.22 Mag.: Recoil? + Effectiveness AND Which Gun Is The Best 22 Mag - Page 3

.22 Mag.: Recoil? + Effectiveness AND Which Gun Is The Best 22 Mag

This is a discussion on .22 Mag.: Recoil? + Effectiveness AND Which Gun Is The Best 22 Mag within the Defensive Carry Guns forums, part of the Defensive Carry Discussions category; If you do choose a rimfire, test your ammo for reliability . A good match load should give you a better chance at positive primer ...

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Thread: .22 Mag.: Recoil? + Effectiveness AND Which Gun Is The Best 22 Mag

  1. #31
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    If you do choose a rimfire, test your ammo for reliability . A good match load should give you a better chance at positive primer ignition.
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  2. #32
    VIP Member Array Madcap_Magician's Avatar
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    A Smith and Wesson 52 would be great, but expensive and hard to find.

    Also, a S&W 351, which is a .22 magnum snubnose is fine. Speer and Hornaday are making defensive loads for .22 magnum that perform just under .380 ACP or so in gel. If you have finger issues, then you will probably need to have a good trigger job done on it, as J-frame triggers are heavy, and a rimfire one more so.

    Another option might be a S&W 640 or 60- stainless steel J-frames- loaded with 148-gr. .38 Special wadcutters, which are extremely light-recoiling.
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  3. #33
    Ex Member Array detective's Avatar
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    Quote Originally Posted by Curzyk View Post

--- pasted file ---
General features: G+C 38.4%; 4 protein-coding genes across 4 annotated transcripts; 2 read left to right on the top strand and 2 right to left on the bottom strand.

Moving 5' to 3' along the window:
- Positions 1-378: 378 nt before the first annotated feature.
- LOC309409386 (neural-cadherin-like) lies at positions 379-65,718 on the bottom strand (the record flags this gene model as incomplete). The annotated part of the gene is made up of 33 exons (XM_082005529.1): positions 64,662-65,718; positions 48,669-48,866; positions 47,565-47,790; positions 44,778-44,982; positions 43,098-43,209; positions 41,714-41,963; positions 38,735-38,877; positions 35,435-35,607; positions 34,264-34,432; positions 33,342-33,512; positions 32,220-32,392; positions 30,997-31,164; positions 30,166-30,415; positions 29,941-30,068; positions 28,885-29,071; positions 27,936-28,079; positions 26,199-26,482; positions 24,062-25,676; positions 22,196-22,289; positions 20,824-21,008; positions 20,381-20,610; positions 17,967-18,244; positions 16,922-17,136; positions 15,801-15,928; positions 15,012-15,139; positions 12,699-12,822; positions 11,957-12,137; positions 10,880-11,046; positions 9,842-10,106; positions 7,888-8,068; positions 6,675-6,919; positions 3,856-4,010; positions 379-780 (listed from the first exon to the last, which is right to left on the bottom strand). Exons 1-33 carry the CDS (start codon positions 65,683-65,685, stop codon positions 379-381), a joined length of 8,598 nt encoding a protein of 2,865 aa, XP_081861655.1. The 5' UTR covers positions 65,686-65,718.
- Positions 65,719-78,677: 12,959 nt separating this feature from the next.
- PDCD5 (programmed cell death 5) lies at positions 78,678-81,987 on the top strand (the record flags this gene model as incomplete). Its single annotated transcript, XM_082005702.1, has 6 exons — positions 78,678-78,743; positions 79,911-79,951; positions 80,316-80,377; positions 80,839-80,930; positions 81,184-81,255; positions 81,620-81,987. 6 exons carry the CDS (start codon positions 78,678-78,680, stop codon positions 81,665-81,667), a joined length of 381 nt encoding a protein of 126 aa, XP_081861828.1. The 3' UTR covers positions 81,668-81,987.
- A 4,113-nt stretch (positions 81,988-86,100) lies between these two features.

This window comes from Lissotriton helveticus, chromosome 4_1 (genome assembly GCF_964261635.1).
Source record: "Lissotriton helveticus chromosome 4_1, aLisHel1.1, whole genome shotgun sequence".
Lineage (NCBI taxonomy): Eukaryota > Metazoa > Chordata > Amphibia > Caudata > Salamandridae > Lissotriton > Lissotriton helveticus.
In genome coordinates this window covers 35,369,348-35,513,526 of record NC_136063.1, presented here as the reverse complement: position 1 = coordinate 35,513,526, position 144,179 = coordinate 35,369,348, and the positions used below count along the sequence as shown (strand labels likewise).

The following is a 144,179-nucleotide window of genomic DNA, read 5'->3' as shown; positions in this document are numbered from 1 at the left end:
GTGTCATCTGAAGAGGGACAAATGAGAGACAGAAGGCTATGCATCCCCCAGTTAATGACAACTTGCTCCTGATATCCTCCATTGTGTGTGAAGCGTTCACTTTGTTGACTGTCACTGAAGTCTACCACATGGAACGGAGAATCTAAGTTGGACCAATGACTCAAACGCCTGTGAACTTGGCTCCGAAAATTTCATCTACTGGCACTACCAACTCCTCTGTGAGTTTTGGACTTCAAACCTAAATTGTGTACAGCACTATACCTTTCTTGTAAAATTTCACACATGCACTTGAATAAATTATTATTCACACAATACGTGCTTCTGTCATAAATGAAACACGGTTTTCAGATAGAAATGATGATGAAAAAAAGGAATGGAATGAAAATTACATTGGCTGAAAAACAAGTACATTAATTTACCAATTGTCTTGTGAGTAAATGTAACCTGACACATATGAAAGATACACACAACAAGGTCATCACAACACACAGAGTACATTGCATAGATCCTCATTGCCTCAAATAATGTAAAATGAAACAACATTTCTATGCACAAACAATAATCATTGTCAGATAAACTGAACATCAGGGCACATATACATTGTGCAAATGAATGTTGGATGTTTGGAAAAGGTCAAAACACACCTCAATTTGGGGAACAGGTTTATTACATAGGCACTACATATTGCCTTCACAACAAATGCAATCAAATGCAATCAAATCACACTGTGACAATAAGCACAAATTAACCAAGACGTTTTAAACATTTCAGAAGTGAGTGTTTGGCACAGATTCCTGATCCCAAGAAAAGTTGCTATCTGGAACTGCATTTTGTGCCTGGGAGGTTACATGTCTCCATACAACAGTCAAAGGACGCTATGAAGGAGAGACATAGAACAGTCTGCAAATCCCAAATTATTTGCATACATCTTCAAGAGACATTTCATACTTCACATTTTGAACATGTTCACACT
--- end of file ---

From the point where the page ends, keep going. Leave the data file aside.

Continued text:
I just stumbled across this blog post which might be useful to you:

    Handguns for Handicapped and Very Recoil Sensitive Shooters
    That's a great resource. Thank you very much.
    Curzyk likes this.

  4. #34
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    Quote Originally Posted by franco45 View Post
    I have a Taurus 22 PLY that has been 100% reliable with CCI Minimags, Stingers and Velocitors. It is quite small but has a thick comfortable grip and is easy to shoot. It also has a tip up barrel that eliminates the need to rack the slide. Ten Velocitors or Stingers would definitely discourage an attack. I also own an NAA Black Widow in 22wmr. Both have seen duty as back up to my main carry.
    Yes I've seen this - thought the recoil could be a problem in a small gun. But you seem not to think so. Good!

  5. #35
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    Quote Originally Posted by QKShooter View Post
    Suggestion: I think you are really on the wrong track in shopping for a .22 Magnum semi handgun for self defense.

    Were I you...I would shop around for a S&W Model 52 semi-automatic.

    It is an ULTRA high quality full size semi auto designed to function reliably with target .38 Wadcutter ammunition.

    The recoil is extremely incredibly mild.

    You can even lessen that by adding a recoil absorbing rubber grip but, you really shouldn't need one.

    By shopping for one of those you eliminate the ejection problems in a .22 mag semi-auto. You GAIN the reliability of a center fire. Buy Match Grade ammo. You GAIN bullet diameter but naturally lose velocity.